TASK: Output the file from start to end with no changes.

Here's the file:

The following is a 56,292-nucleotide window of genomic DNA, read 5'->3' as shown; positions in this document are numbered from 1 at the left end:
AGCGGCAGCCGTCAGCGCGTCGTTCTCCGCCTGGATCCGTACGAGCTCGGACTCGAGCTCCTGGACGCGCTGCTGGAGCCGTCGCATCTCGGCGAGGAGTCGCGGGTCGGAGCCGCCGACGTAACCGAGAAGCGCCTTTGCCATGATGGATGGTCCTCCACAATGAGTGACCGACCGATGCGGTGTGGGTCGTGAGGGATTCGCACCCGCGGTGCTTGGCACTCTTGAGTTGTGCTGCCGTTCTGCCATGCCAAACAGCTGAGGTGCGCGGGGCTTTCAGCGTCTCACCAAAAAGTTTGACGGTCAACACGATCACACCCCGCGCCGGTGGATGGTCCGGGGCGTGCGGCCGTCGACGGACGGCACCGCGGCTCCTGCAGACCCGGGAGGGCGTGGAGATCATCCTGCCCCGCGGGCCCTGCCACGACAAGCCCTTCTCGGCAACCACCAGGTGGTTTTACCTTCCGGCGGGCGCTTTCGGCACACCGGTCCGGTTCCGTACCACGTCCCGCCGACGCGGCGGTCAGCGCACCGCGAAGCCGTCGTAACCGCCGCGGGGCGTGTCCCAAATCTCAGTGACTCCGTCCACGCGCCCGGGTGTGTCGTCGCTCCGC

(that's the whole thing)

The following is a 56,292-nucleotide window of genomic DNA, read 5'->3' as shown; positions in this document are numbered from 1 at the left end:
AGCGGCAGCCGTCAGCGCGTCGTTCTCCGCCTGGATCCGTACGAGCTCGGACTCGAGCTCCTGGACGCGCTGCTGGAGCCGTCGCATCTCGGCGAGGAGTCGCGGGTCGGAGCCGCCGACGTAACCGAGAAGCGCCTTTGCCATGATGGATGGTCCTCCACAATGAGTGACCGACCGATGCGGTGTGGGTCGTGAGGGATTCGCACCCGCGGTGCTTGGCACTCTTGAGTTGTGCTGCCGTTCTGCCATGCCAAACAGCTGAGGTGCGCGGGGCTTTCAGCGTCTCACCAAAAAGTTTGACGGTCAACACGATCACACCCCGCGCCGGTGGATGGTCCGGGGCGTGCGGCCGTCGACGGACGGCACCGCGGCTCCTGCAGACCCGGGAGGGCGTGGAGATCATCCTGCCCCGCGGGCCCTGCCACGACAAGCCCTTCTCGGCAACCACCAGGTGGTTTTACCTTCCGGCGGGCGCTTTCGGCACACCGGTCCGGTTCCGTACCACGTCCCGCCGACGCGGCGGTCAGCGCACCGCGAAGCCGTCGTAACCGCCGCGGGGCGTGTCCCAAATCTCAGTGACTCCGTCCACGCGCCCGGGTGTGTCGTCGCTCCGC